I will miss being part of a lively organisation which gives game-changing advice to the biggest organisations in the world. I'll miss being part of such a hotbed of bright people, leading the way in their field. I'll miss tackling some fascinating problems, developing new solutions and being at the cutting edge in my field; when you can say hand-on-heart that you were the leader of an innovative field of research for the largest research company in the UK, you can be proud. For example, I'll look on a little wistfully that I'll never be involved in the exciting project with Demos and the University of Sussex, although I'm proud of having helped win the government funding for it; I'm sad that I never got to finish developing text analytics solutions elsewhere, too. I'll miss working with my clients, who ranged from internal clients, to global brands, to central government departments. I'll miss travelling to everywhere from Brighton to Edinburgh to Zurich to Copenhagen to Paris to New York. Most of all I'll miss some great times with some incredible people across the world.
I won't miss everything. I won't shed a tear if I never have to use words like "benchmarking", "stakeholders", "engagement", "consumers", "actionable insights", and "brand health" ever again (although I suspect some of them will crop up!) I won't miss endlessly browsing stock image websites. While I found a lot of market research interesting, most of it was the back-end mechanics of how to do good research, rather than the final output; there are only so many ways of exploring what role washing powder plays in people's lives, or the brand personalities of current accounts. The reality is that 90% of research projects are pretty dull - although the 10% of jaw-dropping insights that I would hear about from time to time would more than make up for the drudgery.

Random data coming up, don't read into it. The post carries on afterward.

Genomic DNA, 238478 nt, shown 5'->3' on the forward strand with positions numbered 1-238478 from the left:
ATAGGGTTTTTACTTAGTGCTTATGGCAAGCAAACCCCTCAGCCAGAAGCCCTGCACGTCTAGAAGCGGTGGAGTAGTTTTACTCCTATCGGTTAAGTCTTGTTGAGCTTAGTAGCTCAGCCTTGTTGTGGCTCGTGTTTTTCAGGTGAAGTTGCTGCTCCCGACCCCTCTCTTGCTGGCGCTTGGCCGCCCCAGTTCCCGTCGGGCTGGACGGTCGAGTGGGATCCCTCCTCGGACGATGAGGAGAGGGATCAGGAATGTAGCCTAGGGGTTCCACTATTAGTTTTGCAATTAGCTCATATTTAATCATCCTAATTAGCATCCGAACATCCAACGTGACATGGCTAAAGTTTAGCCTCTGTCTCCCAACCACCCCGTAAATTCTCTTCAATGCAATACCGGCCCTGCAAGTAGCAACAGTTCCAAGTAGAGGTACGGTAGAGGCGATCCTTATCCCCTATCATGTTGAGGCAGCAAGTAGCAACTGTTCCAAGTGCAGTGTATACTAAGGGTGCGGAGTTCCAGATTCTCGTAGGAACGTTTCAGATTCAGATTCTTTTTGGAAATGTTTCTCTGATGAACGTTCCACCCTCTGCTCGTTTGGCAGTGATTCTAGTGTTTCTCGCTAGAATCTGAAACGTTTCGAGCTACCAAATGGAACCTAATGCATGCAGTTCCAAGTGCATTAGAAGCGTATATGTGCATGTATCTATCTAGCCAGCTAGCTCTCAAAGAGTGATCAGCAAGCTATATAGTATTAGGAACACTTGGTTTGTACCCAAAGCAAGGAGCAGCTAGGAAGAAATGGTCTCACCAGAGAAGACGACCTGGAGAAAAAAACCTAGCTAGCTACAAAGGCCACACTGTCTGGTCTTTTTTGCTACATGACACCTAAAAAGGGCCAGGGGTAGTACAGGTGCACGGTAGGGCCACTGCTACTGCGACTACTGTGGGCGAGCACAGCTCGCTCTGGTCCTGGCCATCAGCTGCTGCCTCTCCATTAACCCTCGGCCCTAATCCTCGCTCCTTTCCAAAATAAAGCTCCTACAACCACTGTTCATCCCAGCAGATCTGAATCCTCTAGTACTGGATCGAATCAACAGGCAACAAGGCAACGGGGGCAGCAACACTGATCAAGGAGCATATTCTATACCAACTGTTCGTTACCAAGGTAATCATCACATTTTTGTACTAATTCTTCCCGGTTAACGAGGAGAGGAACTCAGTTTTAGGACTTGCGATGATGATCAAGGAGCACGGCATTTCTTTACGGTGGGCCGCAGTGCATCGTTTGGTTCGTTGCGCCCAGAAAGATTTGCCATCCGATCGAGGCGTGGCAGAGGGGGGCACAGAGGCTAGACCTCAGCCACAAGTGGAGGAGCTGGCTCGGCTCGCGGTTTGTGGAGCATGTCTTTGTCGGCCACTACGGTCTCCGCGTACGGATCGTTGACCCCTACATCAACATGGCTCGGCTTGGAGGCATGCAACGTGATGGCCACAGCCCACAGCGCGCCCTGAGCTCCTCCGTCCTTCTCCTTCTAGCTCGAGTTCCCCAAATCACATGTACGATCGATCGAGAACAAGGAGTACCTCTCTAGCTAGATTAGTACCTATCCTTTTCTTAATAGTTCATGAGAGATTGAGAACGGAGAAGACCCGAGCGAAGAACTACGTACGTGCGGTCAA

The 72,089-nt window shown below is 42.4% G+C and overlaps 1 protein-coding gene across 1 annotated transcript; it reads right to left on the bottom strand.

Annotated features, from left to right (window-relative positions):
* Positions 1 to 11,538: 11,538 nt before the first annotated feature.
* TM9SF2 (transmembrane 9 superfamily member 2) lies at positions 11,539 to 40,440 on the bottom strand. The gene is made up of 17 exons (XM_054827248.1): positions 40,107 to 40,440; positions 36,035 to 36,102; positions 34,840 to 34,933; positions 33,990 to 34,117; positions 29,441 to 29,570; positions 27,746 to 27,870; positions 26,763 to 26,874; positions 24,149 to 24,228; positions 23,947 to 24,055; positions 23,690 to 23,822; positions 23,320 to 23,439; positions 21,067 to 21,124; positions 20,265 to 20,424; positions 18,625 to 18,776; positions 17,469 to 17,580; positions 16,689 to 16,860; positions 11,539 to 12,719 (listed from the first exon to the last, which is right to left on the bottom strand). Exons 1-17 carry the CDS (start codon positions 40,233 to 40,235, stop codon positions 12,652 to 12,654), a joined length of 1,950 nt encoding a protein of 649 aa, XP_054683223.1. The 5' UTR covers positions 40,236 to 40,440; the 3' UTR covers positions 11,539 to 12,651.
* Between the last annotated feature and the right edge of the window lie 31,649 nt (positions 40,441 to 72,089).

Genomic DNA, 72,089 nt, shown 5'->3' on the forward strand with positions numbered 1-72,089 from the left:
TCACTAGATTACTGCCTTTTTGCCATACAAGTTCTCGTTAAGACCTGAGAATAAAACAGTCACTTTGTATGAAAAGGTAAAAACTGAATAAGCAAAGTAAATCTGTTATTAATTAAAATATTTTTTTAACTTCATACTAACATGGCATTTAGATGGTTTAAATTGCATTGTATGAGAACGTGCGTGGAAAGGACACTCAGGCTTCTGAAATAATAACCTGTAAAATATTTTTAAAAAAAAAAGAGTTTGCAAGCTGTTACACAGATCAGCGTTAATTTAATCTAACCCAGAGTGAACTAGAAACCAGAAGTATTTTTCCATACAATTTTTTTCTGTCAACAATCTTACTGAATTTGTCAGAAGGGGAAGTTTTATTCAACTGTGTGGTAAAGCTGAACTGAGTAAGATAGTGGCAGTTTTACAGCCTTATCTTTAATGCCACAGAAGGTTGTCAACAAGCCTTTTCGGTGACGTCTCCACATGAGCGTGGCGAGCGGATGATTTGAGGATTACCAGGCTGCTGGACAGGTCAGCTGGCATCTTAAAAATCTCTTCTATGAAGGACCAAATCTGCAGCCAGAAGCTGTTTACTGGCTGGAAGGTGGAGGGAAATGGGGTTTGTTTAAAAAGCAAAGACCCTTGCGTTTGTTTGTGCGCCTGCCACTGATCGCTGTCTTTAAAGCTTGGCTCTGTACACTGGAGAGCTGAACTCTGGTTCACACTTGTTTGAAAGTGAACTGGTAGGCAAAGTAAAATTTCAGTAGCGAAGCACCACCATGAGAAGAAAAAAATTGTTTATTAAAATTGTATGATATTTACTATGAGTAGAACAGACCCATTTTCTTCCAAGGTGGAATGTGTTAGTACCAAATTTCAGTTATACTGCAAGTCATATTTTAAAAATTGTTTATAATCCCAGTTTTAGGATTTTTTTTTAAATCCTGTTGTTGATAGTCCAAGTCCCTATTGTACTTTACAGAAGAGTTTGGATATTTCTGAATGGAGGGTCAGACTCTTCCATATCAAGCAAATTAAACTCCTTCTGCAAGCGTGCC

Saying "policing isn't a job but a way of life" is a soggy old cliché, but there are surely few other careers out there which consume people so much and define them as a person. Think of somebody you know well and describe them in five words. Was "accountant" one of them? Thought not. (My best mate is an accountant, and if you told him "accountant" was one of the best words to describe him he'd shove your face in the dirt). But policing is something that shapes people, it really is a lifestyle thing, but also a community. People talk about the "police family". It exists. Often police officers can be cold and aloof - especially to one another - but they will look out for each other with neither fear nor favour. When you find yourself in a sticky situation - one where you feel like you might imminently get badly hurt - the feeling that your fellow officers value your life and safety above anything else is one of the most heartwarming feelings in the world. Police really are like family.
Policing is, quite literally, a thankless task - cops are almost never thanked (either by the public or by colleagues, something senior and middle management alike would do well to remember). I suppose it's partly down to the fact that most people we deal with would rather they didn't have to deal with us - either because they're victims of crime, or because they're being arrested! The first 30 seconds of this video bring tears to me eyes every time I watch it - truly extraordinary:
I suppose it was inevitable that the goodwill shown towards O.B. in the aftermath of the nonsense of August 2011 would wear off after a while - it's a crying shame that the Met didn't manage to harness it more. What it did demonstrate,that when people feel vulnerable, when they feel violated, when they feel helpless, deep down they'll always have immense gratitude for people who'll do their best to keep them safe and secure.
Which is something I hope I can do to the best of my ability in years to come. And if people are a tiny bit safer and a tiny bit more secure as a result of my efforts over the coming years, I'll die a very, very proud man.